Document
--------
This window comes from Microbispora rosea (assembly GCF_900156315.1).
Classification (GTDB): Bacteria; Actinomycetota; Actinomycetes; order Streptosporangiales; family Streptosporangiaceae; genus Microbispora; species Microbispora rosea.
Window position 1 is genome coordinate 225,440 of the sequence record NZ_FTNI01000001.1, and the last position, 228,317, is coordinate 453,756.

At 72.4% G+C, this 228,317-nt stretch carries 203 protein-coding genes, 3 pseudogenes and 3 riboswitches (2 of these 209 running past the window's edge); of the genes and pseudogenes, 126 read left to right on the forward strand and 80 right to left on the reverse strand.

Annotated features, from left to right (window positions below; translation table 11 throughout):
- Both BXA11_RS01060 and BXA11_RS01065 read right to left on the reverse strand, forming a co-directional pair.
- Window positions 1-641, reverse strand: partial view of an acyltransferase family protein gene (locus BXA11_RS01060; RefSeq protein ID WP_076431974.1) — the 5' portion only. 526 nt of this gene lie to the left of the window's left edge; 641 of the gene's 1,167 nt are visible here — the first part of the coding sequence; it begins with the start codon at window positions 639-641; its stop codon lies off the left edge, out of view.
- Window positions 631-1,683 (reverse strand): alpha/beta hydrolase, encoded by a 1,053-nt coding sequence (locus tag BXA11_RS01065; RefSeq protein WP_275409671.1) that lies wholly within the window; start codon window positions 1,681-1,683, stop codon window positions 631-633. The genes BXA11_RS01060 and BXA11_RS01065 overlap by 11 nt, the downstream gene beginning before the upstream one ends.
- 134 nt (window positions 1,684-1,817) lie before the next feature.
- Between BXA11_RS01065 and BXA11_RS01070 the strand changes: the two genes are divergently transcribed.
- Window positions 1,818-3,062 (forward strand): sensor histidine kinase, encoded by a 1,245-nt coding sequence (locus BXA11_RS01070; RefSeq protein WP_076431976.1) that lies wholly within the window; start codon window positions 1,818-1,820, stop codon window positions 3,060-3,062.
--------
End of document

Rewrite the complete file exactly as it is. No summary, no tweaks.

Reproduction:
This window comes from Microbispora rosea (assembly GCF_900156315.1).
Classification (GTDB): Bacteria; Actinomycetota; Actinomycetes; order Streptosporangiales; family Streptosporangiaceae; genus Microbispora; species Microbispora rosea.
Window position 1 is genome coordinate 225,440 of the sequence record NZ_FTNI01000001.1, and the last position, 228,317, is coordinate 453,756.

At 72.4% G+C, this 228,317-nt stretch carries 203 protein-coding genes, 3 pseudogenes and 3 riboswitches (2 of these 209 running past the window's edge); of the genes and pseudogenes, 126 read left to right on the forward strand and 80 right to left on the reverse strand.

Annotated features, from left to right (window positions below; translation table 11 throughout):
- Both BXA11_RS01060 and BXA11_RS01065 read right to left on the reverse strand, forming a co-directional pair.
- Window positions 1-641, reverse strand: partial view of an acyltransferase family protein gene (locus BXA11_RS01060; RefSeq protein ID WP_076431974.1) — the 5' portion only. 526 nt of this gene lie to the left of the window's left edge; 641 of the gene's 1,167 nt are visible here — the first part of the coding sequence; it begins with the start codon at window positions 639-641; its stop codon lies off the left edge, out of view.
- Window positions 631-1,683 (reverse strand): alpha/beta hydrolase, encoded by a 1,053-nt coding sequence (locus tag BXA11_RS01065; RefSeq protein WP_275409671.1) that lies wholly within the window; start codon window positions 1,681-1,683, stop codon window positions 631-633. The genes BXA11_RS01060 and BXA11_RS01065 overlap by 11 nt, the downstream gene beginning before the upstream one ends.
- 134 nt (window positions 1,684-1,817) lie before the next feature.
- Between BXA11_RS01065 and BXA11_RS01070 the strand changes: the two genes are divergently transcribed.
- Window positions 1,818-3,062 (forward strand): sensor histidine kinase, encoded by a 1,245-nt coding sequence (locus BXA11_RS01070; RefSeq protein WP_076431976.1) that lies wholly within the window; start codon window positions 1,818-1,820, stop codon window positions 3,060-3,062.